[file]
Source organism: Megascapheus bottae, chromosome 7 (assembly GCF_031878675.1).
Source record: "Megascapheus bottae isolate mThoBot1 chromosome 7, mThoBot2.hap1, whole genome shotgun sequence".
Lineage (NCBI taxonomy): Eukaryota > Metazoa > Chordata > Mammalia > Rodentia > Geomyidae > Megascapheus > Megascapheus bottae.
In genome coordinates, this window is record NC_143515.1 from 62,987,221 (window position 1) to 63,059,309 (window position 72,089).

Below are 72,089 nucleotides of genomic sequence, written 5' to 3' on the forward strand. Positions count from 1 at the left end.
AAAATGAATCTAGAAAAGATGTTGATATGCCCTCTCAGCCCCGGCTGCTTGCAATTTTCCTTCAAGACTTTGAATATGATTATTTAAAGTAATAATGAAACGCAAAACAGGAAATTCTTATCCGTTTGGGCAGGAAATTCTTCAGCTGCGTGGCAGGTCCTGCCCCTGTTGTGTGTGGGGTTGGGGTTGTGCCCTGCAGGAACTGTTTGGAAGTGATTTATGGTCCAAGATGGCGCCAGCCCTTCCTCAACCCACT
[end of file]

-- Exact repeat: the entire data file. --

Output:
Source organism: Megascapheus bottae, chromosome 7 (assembly GCF_031878675.1).
Source record: "Megascapheus bottae isolate mThoBot1 chromosome 7, mThoBot2.hap1, whole genome shotgun sequence".
Lineage (NCBI taxonomy): Eukaryota > Metazoa > Chordata > Mammalia > Rodentia > Geomyidae > Megascapheus > Megascapheus bottae.
In genome coordinates, this window is record NC_143515.1 from 62,987,221 (window position 1) to 63,059,309 (window position 72,089).

Below are 72,089 nucleotides of genomic sequence, written 5' to 3' on the forward strand. Positions count from 1 at the left end.
AAAATGAATCTAGAAAAGATGTTGATATGCCCTCTCAGCCCCGGCTGCTTGCAATTTTCCTTCAAGACTTTGAATATGATTATTTAAAGTAATAATGAAACGCAAAACAGGAAATTCTTATCCGTTTGGGCAGGAAATTCTTCAGCTGCGTGGCAGGTCCTGCCCCTGTTGTGTGTGGGGTTGGGGTTGTGCCCTGCAGGAACTGTTTGGAAGTGATTTATGGTCCAAGATGGCGCCAGCCCTTCCTCAACCCACT